This is where a person turns their plans into action. It may start with small steps, but it is clear that is these are first steps towards a larger goal. Especially in the case of someone having done harm, this is the time for taking active, clear, pretty easy to see steps towards change. Even something as small as saying, “I don’t know enough about that topic to have a knowledgeable opinion on that. So I’d rather not speak on it”. That is a solid starting point by the way. In the action stage, the person’s self-talk focuses much, much more on changing than staying the same. As a person’s ambivalence starts to go away, they feel more and more motivated to do more of the work of change. That all said, ambivalence doesn’t quite go away completely. Motivation to change could go up and down throughout this stage too. Change is work. And it’s not always going to feel glamorous or noble. There are times when doing the work of change feels uncomfortable and someone might wonder if it would just be easier to go back to the way they used to be. That’s why making sure someone’s motivation comes from within and having a solid support system is important.
Stage 5: Maintenance:
At this point, the person has made the changes in their life. But that’s not the end. Change is not a 1-time deal. No setting it and forgetting it here. Change is, again, a process. A life long process. And you’ll make mistakes because you are human, but a mistake is not the end. Just because you messed up in your journey doesn’t mean you have license to go back to the way you were before. That mistake was a life lesson and can be a stepping stone if you put in the motivation and work afterwards. Life is about change, growth, and taking what you learned from the past and using that constantly evolving wisdom to make better decisions in the future.
Saying “I’m Sorry”
A lot of y’all don’t know what an apology looks like and what an apology means. And this matters because I see these non-apologies written on the Notes app and people defending what’s ready an attempt to shut everyone up and move on. When everyone is on the same page about what an apology is and looks like, it’s easier to spot a front. An apology is an acknowledgment of wrong-doing and a plan for future action. You need both. There’s no change without recognizing the effects your actions have had on your life and the lives of others and THEN taking active steps towards future change.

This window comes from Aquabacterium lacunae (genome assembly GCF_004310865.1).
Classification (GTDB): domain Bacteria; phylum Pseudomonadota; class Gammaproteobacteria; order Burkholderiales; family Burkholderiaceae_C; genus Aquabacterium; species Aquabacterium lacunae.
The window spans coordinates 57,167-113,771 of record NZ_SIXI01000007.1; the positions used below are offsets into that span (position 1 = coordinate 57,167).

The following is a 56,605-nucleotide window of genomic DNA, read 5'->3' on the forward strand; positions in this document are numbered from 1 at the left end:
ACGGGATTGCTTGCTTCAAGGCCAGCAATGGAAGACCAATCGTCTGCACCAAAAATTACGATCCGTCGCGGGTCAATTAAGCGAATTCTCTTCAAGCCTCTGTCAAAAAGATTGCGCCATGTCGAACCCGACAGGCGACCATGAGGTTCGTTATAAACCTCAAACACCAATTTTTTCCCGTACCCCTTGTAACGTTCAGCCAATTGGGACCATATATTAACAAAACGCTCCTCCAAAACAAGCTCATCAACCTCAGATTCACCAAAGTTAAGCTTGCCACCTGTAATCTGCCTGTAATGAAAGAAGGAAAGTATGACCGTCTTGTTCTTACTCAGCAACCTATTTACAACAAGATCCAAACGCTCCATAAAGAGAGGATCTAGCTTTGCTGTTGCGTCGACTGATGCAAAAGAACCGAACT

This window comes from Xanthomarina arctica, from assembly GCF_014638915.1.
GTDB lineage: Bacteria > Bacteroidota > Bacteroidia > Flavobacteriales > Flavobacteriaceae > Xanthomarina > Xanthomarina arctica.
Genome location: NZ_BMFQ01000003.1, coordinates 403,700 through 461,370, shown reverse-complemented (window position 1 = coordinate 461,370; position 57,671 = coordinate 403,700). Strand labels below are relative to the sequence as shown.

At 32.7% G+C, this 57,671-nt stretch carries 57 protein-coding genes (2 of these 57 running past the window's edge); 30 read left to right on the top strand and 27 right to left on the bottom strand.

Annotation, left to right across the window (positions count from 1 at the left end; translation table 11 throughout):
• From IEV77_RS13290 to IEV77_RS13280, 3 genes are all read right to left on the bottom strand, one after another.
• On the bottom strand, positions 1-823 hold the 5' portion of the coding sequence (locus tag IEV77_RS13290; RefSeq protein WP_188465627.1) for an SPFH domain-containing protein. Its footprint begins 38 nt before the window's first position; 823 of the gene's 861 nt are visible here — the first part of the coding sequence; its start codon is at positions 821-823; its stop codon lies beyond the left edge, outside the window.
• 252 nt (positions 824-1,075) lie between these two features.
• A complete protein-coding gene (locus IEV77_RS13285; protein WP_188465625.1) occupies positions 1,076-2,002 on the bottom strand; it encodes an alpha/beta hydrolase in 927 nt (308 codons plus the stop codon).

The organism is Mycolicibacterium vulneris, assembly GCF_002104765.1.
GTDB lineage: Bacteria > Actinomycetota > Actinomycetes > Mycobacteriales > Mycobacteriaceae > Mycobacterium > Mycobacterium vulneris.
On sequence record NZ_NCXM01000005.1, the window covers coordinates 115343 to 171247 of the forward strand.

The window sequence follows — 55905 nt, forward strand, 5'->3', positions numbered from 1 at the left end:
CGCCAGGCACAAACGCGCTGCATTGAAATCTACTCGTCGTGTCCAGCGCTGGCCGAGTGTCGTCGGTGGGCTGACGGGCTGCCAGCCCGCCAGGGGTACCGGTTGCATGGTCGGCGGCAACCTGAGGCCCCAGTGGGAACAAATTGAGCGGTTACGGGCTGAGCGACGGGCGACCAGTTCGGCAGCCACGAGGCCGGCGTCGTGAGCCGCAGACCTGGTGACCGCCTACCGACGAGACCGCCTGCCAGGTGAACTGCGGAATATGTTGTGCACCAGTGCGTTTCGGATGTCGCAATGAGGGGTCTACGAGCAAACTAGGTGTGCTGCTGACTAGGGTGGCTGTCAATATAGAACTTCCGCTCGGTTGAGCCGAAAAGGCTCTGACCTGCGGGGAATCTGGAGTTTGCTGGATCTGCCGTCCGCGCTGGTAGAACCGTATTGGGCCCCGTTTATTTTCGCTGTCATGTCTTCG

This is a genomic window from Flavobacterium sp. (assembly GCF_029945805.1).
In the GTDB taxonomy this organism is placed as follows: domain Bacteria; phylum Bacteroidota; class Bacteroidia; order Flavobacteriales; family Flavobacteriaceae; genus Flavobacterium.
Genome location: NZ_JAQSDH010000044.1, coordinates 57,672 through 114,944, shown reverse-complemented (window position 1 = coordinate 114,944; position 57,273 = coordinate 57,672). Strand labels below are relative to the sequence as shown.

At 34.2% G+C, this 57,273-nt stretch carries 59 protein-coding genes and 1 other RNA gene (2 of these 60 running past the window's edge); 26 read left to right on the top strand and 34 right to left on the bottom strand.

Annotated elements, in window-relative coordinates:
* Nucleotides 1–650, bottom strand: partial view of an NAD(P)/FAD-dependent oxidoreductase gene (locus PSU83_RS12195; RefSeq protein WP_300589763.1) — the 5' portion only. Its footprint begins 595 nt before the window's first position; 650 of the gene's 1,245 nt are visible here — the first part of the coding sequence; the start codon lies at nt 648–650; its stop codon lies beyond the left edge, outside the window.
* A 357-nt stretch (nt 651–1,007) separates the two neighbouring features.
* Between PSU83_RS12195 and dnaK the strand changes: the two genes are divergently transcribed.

An apology has 3 parts:
What are they apologizing for? – They should be able to describe what they are apologizing for clearly in their own words. This shows that they are aware of what they did.
How are they acknowledging the effect of what they did on other people? They should be able to describe the impact their actions had on other people clearly (with enough detail so they’re not speaking in general) in their own words. It’s important that they are specific.
How are they going to change in the future? They should be able to break down specifics of how they are planning to change. They need to show some evidence that they are invested in the long-term work of change. Part of this work is continuing to be open to critique as they continue to learn, unlearn, and change. This isn’t a one and done situation. Especially if we are talking about unlearning bigotry and hatred.
Change is a process. Change is work. And change is ultimately very obvious. People shouldn’t have to be close the person or “know their heart” to see that they have changed or are working towards change. And I’m not talking about large showy gestures here. I’m stating the obvious: when someone is working to change, they start to walk in the spirit of that change and people can see it on them/in them. Y’all know what I mean. Real growth and learning changes the course of someone’s life. They give up old ways because they know better now. They leave certain things behind them, make other decisions, and act in ways that make it clear that something is different in their lives.
Thanks for reading. The next post will be the 2nd part of this Process of Change 2-part series, covering looking to the future, the kinds of work needed to change, what accountability is, and how it is important for true change to be possible.